I can’t help but think that this ‘appeal’ should alienate consumers who actually think about the message being conveyed. I mean, aside from teen boys who think it would be really cool to, as Beavis and Butthead would say, “score” while eating tortilla-wrapped nachos, (nachos! nachos!) I’m not sure who else is supposed to want to buy this product. Hey parents—this is the kind of thing disrespectful teen boys eat. Hey girls—this is the kind of thing horny teen boys think they should bring over to your house in an attempt to get you to have sex with them. Hey teen boys—if you’re the kind of stupid dick who would fall for this, here’s the product for you.

Given that a portion of my work is with sex offenders, and that the scene inside the house is never shown, and that the dad is so angry, you don’t even want to think about the dark places my mind readily goes. I already deleted multiple…ahem…”jokes” about what might have been in the house for fear that I would be sued for causing readers’ hair to turn white, or otherwise traumatizing them. (The above ‘husband comes home early’ line was the tamest thing I could lay out here, and even that involves a sexual crime).

The question, then, is what is it we as a culture want to convey in, uh, Taco Bell ads? That teen boys need to sneak around trying to have sex with girls whose families see violence as a legitimate means to try and control those sexual behaviors? That teens are never to be trusted, and when they stray from our demands, we should physically attack them? That we were all asshole teens who couldn’t be trusted, and were beat up because of that, so we should keep that cycle going? Oh yeah, and nachos!!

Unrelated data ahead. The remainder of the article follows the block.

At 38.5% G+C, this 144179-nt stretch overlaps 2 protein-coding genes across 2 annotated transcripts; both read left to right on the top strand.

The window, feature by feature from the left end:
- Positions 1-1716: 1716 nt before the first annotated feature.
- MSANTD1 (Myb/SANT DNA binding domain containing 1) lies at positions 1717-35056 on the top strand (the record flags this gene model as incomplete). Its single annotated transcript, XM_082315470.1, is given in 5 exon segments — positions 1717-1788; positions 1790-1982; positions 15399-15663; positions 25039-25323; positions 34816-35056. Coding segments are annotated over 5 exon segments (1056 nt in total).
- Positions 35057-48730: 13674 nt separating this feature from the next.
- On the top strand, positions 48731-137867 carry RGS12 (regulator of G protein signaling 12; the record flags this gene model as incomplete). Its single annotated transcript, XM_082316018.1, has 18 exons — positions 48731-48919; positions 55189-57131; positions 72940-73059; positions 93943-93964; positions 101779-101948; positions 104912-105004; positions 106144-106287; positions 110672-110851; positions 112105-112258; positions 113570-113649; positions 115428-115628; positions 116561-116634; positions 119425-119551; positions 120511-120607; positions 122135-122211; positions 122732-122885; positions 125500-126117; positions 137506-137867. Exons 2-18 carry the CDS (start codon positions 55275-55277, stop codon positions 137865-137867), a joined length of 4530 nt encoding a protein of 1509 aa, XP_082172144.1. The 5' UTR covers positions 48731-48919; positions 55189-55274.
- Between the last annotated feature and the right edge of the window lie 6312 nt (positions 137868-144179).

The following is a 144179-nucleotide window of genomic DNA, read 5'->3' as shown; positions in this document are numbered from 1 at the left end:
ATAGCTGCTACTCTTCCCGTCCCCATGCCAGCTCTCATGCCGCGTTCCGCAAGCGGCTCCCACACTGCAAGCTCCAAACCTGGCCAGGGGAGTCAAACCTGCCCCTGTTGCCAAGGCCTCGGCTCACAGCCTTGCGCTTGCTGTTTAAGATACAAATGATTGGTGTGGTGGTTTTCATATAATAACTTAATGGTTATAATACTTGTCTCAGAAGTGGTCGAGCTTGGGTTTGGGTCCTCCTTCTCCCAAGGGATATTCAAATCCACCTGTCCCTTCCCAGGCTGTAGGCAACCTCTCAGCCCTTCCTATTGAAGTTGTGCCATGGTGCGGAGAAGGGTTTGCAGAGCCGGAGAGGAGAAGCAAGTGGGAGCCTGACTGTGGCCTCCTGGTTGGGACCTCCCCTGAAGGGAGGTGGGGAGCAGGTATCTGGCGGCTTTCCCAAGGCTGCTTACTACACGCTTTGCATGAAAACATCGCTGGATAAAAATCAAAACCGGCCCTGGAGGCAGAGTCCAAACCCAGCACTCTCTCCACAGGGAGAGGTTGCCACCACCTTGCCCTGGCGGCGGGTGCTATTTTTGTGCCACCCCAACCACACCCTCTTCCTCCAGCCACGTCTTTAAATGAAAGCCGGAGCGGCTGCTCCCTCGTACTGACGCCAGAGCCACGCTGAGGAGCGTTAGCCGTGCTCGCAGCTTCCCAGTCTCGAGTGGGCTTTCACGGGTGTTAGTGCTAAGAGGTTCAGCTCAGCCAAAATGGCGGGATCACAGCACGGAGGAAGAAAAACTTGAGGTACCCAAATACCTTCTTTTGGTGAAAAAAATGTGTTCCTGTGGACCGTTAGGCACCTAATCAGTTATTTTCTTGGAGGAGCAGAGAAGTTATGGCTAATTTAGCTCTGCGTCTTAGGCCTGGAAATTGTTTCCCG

So, how about this tagline: Grilled Stuft Nachos—because teen sex is always better with threats of violence, seasoned beef, and chemically-softened cheese product.


I suppose the title question of this piece is something of a moot point, or rather, the threat to shoot my daughter’s boyfriend would be an empty one, as I don’t have any guns with which to shoot my daughter’s boyfriend—or anybody else. I do have a potato gun.  Home invaders take note.

That said, this is the first holiday season where my (adult but still teen) daughter has had a “boyfriend” important enough to her that we had to consider their plans when making our family plans.  And, happily, she spent time with his family, and he with ours.  And I’ll say I like the guy.  I feel that my daughter has chosen wisely and connected with someone who compliments her, and vice versa.

After the Christmas round of holiday gatherings had come to an end, and I had returned back to work, I got to thinking about the all-too-frequent jokes and ‘memes’ I see in social media that involve threats to shoot boys who are taking peoples’ daughters out on dates (probably because I’ve seen several in the last few days—the most recent involving one of those Dick Dynasty beardos whose family values apparently include threatening to shoot other peoples’ children just for expressing an interest in dating his daughter).